Liver Transplantation for Wilson Disease

  • Tamir Miloh
  • Michael L. SchilskyEmail author
Part of the Clinical Gastroenterology book series (CG)


Liver transplantation (LT) for patients with Wilson disease (WD) is lifesaving for WD patients with acute liver failure (ALF) and liver failure from chronic end-stage liver disease or for patients with non-resectable liver cancer (hepatocellular carcinoma). LT restores liver function and resolves portal hypertension. LT in WD is currently not indicated for solely neurologic or psychiatric WD without liver failure. LT carries the risk of morbidity and mortality of the transplant surgery and requires lifelong immunosuppression. Outcomes for LT in WD are overall superior to most other indications. Patients with WD and ALF are listed as status 1a, the highest priority on the wait list, and patients with chronic disease are listed with a calculated model of end-stage liver disease score that uses several biochemical variables and is based on age (pediatric PELD or adult MELD with sodium adjustment). Options for donor organs are deceased (cadaveric) orthotopic (replacing the recipients’ liver), living liver donation, and auxiliary or heterotopic LT (where a new graft is placed without removing the patients’ liver). Hepatocyte or stem cell transplantation is under investigation.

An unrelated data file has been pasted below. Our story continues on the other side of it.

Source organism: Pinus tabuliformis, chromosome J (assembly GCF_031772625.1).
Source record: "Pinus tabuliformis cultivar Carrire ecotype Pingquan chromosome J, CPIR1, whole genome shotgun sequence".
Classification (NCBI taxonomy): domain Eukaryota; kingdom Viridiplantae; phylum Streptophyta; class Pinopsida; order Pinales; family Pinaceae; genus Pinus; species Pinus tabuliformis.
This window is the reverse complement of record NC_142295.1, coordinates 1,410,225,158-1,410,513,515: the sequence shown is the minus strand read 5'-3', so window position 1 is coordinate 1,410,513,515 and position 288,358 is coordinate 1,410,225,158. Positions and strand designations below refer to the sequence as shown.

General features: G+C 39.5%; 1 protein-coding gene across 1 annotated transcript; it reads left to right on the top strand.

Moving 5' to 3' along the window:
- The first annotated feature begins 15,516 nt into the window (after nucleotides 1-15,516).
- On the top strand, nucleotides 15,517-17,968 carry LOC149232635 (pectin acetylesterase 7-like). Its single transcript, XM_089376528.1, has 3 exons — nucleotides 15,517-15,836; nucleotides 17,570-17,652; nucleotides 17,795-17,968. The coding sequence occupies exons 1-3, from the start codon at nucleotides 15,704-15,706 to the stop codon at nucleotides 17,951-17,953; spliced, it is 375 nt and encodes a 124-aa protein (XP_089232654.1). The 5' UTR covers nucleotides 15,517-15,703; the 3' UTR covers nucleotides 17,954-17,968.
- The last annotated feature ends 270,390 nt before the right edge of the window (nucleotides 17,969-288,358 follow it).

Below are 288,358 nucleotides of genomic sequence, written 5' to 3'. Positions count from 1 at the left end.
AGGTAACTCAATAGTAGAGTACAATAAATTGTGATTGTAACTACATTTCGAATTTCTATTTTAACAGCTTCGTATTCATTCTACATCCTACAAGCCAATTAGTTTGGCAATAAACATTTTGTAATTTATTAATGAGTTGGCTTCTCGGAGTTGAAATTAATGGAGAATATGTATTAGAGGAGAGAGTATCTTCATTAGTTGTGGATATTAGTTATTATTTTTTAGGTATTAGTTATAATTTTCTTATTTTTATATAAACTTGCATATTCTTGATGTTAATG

Wilson disease Liver transplant Copper Liver failure Cirrhosis 


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Copyright information

© Springer International Publishing AG, part of Springer Nature 2018

Authors and Affiliations

  1. 1.Pediatric Hepatology and Liver Transplant MedicineTexas Children’s HospitalHoustonUSA
  2. 2.Baylor College of MedicineHoustonUSA
  3. 3.Division of Digestive Diseases and Transplant and Immunology, Departments of Medicine and SurgeryYale UniversityNew HavenUSA

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